January 24, 2013 National security reporter Fred Kaplan's new book is called The Insurgents, but the insurgents of the title are actually American military intellectuals — including Gen. David Petraeus — determined to change the way the Army thinks about counterinsurgency operations.
January 23, 2013 In Drinking with Men, Rosie Schaap chronicles the taverns she has called her own and the friends she has met along the way. It's a wonderfully funny and openhearted book from a generous, charismatic writer.
January 22, 2013 Born from a deadly underground train crash, Manhattan's historic transit hub is credited with inventing the ramp and bringing electricity to both train tracks and terminal. Author Sam Roberts marks its centennial in Grand Central: How a Train Station Transformed America.
January 22, 2013 Writer and psychoanalyst Adam Phillips explores the paradox of dissatisfaction: Although not getting what we want may cause us pain, Phillips concedes, we should think of frustration as a natural part of existence, and one that can provide us pleasure if we let it.
January 22, 2013 The Newsweek editor returns with a list of new reads about people with surprising lives — a CIA investigator, a successful businesswoman who started life as a child soldier, and a private-equity pioneer whose domineering personality drove his loved ones away.
January 21, 2013 In softcover fiction and nonfiction, Richard Ford tracks the fallout of two unlikely criminals robbing a bank, while Chris Pavone tells the story of a woman's transition from assassin to stay-at-home mom and Sharifa Rhodes-Pitts explores Harlem's mythic and modern sides.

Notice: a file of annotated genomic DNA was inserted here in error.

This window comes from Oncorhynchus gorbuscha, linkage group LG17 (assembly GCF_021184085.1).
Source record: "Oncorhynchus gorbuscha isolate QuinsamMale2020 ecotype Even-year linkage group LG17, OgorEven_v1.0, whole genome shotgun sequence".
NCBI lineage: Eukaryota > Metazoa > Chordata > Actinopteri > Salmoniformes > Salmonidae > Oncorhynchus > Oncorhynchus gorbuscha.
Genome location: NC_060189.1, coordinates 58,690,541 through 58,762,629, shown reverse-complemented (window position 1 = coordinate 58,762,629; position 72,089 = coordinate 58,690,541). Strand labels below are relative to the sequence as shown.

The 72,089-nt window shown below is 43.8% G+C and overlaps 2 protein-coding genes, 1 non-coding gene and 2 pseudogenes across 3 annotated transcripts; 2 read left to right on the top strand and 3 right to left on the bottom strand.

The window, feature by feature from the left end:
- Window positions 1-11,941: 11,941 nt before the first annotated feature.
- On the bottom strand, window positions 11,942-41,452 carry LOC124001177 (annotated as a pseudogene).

January 21, 2013 Marco Polo sits in the garden of Kublai Khan and weaves tales of spider cities, gold cities and dream cities. Author Eric Weiner explains why the best travel book he has ever read isn't about a real place. What's your favorite book about an imaginary journey? Tell us in the comments.
January 20, 2013 Modern society has become adversarial in its relationship to nature, Yale scholar Stephen Kellert argues, having greatly undervalued the natural world beyond its narrow utilty. In his new book Birthright: People and Nature in the Modern World, he tells stories of the environment's effect on us, and ours on it.
January 20, 2013 Leonard Michaels' Sylvia, an account of a violent and tumultuous love affair, began as an autobiographical essay and then grew into a novel. Author Sarah Manguso writes that despite all of its particularities, the story could really be about anyone. What are some novels that you can relate to?
January 19, 2013 Almost the entire country has signed onto the Common Core Standards Initiative. The standards incorporate more nonfiction texts across all subjects to improve reading scores. But some fear the push for nonfiction reading could lead students away from passionate engagement with literature.
January 19, 2013 As poet Jean Sprackland told NPR's Scott Simon, a poem you learn by heart becomes a part of you. In that case, choosing what works to memorize is a big decision. We have 10 suggestions, based on the Poetry By Heart anthology; what would you recommend?